Engelbert Humperdinck coming to R.I. during his 50th-anniversary tour
By Susan McDonald / Special to The Journal, Providence Journal
Posted Apr 5, 2018 at 9:00 PM
The crooner will perform at Cranston’s Park Theatre.
After more than 50 years of crooning sexy ballads and love songs that filled almost 100 albums, Engelbert Humperdinck says he still isn’t quite the man he wants to be.
“I always feel discontent, like there’s somewhere else to go, somewhere else to be. I’m a very ambitious person,” Humperdinck said recently in a phone call from his California home.
The 81-year-old balladeer known for such hits as “After the Lovin’ ” and “Release Me” has spent five decades on an often grueling touring and recording schedule.
“If I’m off the road, I get itchy feet,” he said with a laugh. “It’s my work, my job. I don’t know the word ‘retirement.’ As long as I can make albums, I will.”
Humperdinck says he loves that “certain magic that happens” every time he steps on stage.
“The adoration I get from fans is amazing. It’s been a wonderful journey,” he says.
Born Arnold George Dorsey, Humperdinck grew up in India, where his father was stationed during World War II. The family later moved to Leicester, England, where he studied music and played the saxophone. A former manager suggested his stage name, after the 19th-century German composer of the same name.
On his current tour, Humperdinck is promoting his new album, “The Man I Want to Be,” which was released in November.
“It’s one of the best things I’ve ever recorded,” he said.
The album includes new material and covers “Photograph” by Ed Sheeran and “Just the Way You Are” by Bruno Mars. The two covers reflect Humperdinck’s desire to stay current. He said watching such TV singing competitions as “The Voice” helps with this.
“The contestants are usually singing what’s up to date,” he said.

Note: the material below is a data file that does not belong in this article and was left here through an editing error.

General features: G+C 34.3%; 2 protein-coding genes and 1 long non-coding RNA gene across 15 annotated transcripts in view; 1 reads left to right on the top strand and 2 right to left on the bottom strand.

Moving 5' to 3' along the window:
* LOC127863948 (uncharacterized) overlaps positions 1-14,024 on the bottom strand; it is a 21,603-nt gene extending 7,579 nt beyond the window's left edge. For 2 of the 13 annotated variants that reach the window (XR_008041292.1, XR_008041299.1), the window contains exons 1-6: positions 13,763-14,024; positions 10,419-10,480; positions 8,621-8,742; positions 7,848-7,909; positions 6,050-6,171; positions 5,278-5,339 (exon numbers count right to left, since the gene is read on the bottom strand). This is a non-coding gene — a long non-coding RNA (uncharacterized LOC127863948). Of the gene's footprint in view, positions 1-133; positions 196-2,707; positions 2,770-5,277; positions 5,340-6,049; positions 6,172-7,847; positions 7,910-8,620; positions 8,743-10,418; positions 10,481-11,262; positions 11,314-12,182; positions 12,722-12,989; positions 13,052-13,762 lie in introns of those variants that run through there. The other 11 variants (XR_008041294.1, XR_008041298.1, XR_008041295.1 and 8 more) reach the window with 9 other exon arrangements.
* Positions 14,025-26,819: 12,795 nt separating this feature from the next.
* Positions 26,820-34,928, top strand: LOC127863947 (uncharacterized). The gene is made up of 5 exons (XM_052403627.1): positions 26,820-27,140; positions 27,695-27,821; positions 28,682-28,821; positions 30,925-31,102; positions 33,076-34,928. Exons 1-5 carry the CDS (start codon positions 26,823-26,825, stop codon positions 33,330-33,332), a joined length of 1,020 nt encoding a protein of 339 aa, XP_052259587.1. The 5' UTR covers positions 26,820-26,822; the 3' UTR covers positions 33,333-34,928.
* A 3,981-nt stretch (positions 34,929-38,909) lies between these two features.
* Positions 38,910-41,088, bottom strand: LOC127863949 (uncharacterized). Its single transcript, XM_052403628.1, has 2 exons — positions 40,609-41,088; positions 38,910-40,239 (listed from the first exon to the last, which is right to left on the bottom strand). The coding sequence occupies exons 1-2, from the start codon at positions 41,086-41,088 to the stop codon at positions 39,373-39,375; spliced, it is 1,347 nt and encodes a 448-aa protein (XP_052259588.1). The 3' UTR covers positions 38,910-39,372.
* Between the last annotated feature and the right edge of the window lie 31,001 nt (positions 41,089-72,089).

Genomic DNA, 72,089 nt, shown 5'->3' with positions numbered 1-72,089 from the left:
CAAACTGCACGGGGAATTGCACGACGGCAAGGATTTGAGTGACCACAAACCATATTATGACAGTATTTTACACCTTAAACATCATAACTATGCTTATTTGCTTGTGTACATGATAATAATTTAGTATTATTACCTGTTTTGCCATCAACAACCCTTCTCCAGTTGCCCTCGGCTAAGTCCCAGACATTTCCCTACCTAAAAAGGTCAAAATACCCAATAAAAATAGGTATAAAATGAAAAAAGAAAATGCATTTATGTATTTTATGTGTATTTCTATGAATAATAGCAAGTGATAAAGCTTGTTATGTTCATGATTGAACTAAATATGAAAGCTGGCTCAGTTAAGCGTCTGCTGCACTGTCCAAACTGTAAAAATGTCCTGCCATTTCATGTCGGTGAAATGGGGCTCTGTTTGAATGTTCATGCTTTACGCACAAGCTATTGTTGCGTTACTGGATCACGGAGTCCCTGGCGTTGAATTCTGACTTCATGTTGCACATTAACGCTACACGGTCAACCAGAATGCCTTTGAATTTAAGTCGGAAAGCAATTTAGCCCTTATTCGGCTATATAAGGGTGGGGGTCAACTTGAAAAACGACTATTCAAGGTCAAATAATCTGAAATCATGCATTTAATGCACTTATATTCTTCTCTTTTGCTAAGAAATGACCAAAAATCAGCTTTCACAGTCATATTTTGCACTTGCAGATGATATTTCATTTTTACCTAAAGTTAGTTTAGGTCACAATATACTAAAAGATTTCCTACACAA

Humperdinck said he remembers seeing Mars as a 5-year-old performing at a party in Hawaii.
“He was in a little Elvis suit and I told him, ‘Young man, you’re going to be a massive star,’ ” he said. “It’s the same feeling I have about my 9-year-old granddaughter, Olivia, who sings a duet with me on this album. I think she’s a female Bruno Mars. She’s just amazing.”
In his typical style, though, Humperdinck makes the songs by Sheeran and Mars his own. With Olivia, he sings “I’m Glad I Danced with You,” which he calls a love letter to his wife, Patricia, who has Alzheimer’s disease. They met at a dance hall when she was just 17, and have been married for 53 years.
Every one of Humperdinck’s shows — he still performs about 80 a year, a decrease from the 300 or more he did at one point — manages to pack a punch as Humperdinck mixes hits like “The Last Waltz,” “A Man Without Love” and “I’m a Better Man (For Having Loved You)” with his newer material, some of which was written by Richard Marx, Steve Mac and the crooner’s daughter Louise Dorsey.
“I never wanted to be a movie star because it takes up too much of your time. I prefer the style of touring and making new music,” Humperdinck said.
— Susan McDonald is a regular contributor to The Providence Journal. She can be reached at Sewsoo1@verizon.net.
If you go ...
Who: Engelbert Humperdinck
When: 8 p.m. Friday, April 13
Where: Park Theatre, 848 Park Ave., Cranston
Information: (401) 467-7275, parktheatreri.com